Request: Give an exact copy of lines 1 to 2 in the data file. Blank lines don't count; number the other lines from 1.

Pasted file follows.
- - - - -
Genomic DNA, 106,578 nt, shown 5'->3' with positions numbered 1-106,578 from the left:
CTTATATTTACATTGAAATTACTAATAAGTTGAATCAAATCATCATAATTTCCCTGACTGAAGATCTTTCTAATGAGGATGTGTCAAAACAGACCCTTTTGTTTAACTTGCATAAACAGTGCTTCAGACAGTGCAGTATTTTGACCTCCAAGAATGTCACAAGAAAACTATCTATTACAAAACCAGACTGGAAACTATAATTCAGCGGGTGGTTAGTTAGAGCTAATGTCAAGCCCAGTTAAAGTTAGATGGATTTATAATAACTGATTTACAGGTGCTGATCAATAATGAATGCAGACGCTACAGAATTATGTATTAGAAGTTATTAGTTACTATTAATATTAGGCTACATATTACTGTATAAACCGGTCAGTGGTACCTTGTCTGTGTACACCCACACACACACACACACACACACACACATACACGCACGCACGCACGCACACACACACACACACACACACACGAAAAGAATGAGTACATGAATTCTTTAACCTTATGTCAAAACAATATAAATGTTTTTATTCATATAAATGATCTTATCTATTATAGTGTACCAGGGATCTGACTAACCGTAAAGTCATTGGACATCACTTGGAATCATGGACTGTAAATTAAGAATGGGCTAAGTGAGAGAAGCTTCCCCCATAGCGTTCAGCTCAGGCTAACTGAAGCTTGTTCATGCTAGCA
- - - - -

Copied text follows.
Genomic DNA, 106,578 nt, shown 5'->3' with positions numbered 1-106,578 from the left:
CTTATATTTACATTGAAATTACTAATAAGTTGAATCAAATCATCATAATTTCCCTGACTGAAGATCTTTCTAATGAGGATGTGTCAAAACAGACCCTTTTGTTTAACTTGCATAAACAGTGCTTCAGACAGTGCAGTATTTTGACCTCCAAGAATGTCACAAGAAAACTATCTATTACAAAACCAGACTGGAAACTATAATTCAGCGGGTGGTTAGTTAGAGCTAATGTCAAGCCCAGTTAAAGTTAGATGGATTTATAATAACTGATTTACAGGTGCTGATCAATAATGAATGCAGACGCTACAGAATTATGTATTAGAAGTTATTAGTTACTATTAATATTAGGCTACATATTACTGTATAAACCGGTCAGTGGTACCTTGTCTGTGTACACCCACACACACACACACACACACACACACATACACGCACGCACGCACGCACACACACACACACACACACACACGAAAAGAATGAGTACATGAATTCTTTAACCTTATGTCAAAACAATATAAATGTTTTTATTCATATAAATGATCTTATCTATTATAGTGTACCAGGGATCTGACTAACCGTAAAGTCATTGGACATCACTTGGAATCATGGACTGTAAATTAAGAATGGGCTAAGTGAGAGAAGCTTCCCCCATAGCGTTCAGCTCAGGCTAACTGAAGCTTGTTCATGCTAGCA